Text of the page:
LETTER – Voters Should Vote YES on Ballot Q2 to Protect Enviro Funds

On November 7th, we’re encouraging NJ citizens to vote YES on Ballot Question #2 to dedicate environmental settlement funds to environmental clean-ups. This will block future administrations from robbing the money meant for repairing, preserving, or restoring natural resources. In NJ, these resources are held in the Public Trust. If you spill chemicals and destroy them, you not only have to clean-up your mess, but also compensate the public for their loss. Governor Christie has turned environmental settlements into his personal slush fund to plug budget holes.

“Governor Christie has turned environmental settlements into his private slush funds. He’s been stealing the money to plug holes in the budget and give tax cuts to the wealthy This is money should be going to clean up polluted sites and help communities who have been affected by the contamination. It should be going to restoring wetlands, cleaning up streams, planting trees, rebuilding parks, protecting our drinking water, and other issues that arise after a community has been devastated by toxic contamination. Instead, Christie uses it to his own advantage and those communities don’t see it,” said Jeff Tittel, Director of the New Jersey Sierra Club. “We’re rushing to get this passed on the November ballot because Governor Christie is trying to steal the settlement money from recent MTBE settlements against companies like Shell and Sunoco.”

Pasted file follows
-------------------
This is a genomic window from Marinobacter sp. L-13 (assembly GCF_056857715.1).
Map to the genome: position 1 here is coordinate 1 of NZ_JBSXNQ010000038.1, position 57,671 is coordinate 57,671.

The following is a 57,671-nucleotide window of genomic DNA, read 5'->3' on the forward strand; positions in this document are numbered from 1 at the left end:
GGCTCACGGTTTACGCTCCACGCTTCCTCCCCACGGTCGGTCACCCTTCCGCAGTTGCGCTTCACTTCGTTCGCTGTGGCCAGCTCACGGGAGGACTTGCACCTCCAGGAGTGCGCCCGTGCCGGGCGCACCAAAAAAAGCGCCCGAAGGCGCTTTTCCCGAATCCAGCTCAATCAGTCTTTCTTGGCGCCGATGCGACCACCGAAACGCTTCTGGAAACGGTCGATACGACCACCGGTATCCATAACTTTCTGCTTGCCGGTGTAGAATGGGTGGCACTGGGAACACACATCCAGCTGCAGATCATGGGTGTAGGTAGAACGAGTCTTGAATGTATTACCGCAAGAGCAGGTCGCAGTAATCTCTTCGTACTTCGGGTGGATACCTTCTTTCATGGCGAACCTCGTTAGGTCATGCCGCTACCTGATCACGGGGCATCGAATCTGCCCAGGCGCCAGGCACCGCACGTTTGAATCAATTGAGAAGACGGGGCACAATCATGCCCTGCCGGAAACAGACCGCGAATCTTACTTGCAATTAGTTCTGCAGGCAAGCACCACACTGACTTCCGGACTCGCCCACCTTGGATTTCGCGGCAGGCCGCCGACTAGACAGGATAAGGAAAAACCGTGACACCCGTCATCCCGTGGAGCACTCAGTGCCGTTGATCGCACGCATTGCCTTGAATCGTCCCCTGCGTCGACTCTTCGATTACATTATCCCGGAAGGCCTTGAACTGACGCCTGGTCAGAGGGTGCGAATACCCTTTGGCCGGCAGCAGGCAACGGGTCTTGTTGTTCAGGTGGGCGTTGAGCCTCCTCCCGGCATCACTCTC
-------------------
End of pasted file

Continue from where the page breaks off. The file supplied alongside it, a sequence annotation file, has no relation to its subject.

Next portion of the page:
In New Jersey, under the Spill Act if you spill chemicals and destroy natural resources, you not only have to clean-up your mess, but also compensate the public for loss of use. New Jersey has a Public Trust Doctrine that means natural resources belong to all of us. What has been happening is with the Governor Christie’s budget language he can steal environmental settlements to plug budget holes and give tax breaks to the wealthy. Since, the Christie Administration has settled five major Natural Resource Damage settlements totaling $235 million from MTBE lawsuits. They are trying to settle these cases quickly before the referendum is passed. In total, there is more than $500 million available from all of the environmental settlements settled by the Christie Administration.

“In New Jersey, natural resources are held in the public trust, in Christie’s budget he can use these settlement monies for other purposes. Communities in NJ have been victimized twice; once by the pollution and twice by Christie stealing the settlement money. Under the current budget language, $50 million from environmental settlements can go to DEP for lawyer fees and environmental programs. For example, he stole $140 million from the Passaic River settlement to balance the budget. This not only hurts the environment, but hurts the taxpayers,” said Jeff Tittel.

Constitutional dedication of monies received by the state in Natural Resource Damage litigation is critical given the Christie administration’s track record and the language in the current FY2016 budget that would allow up to $175 million to be diverted from the Exxon settlement to the General Fund. The budget allows Governor Christie to transfer any money from the Exxon settlement agreement over $50 million to the state General Fund under the currently proposed FY2016 budget language. Most of the remaining $50 million will go to lawyer fees, leaving almost nothing for the people who have been affected by the pollution. He has done this in the past, taking $140 million from the Passaic River cleanup litigation in the current budget.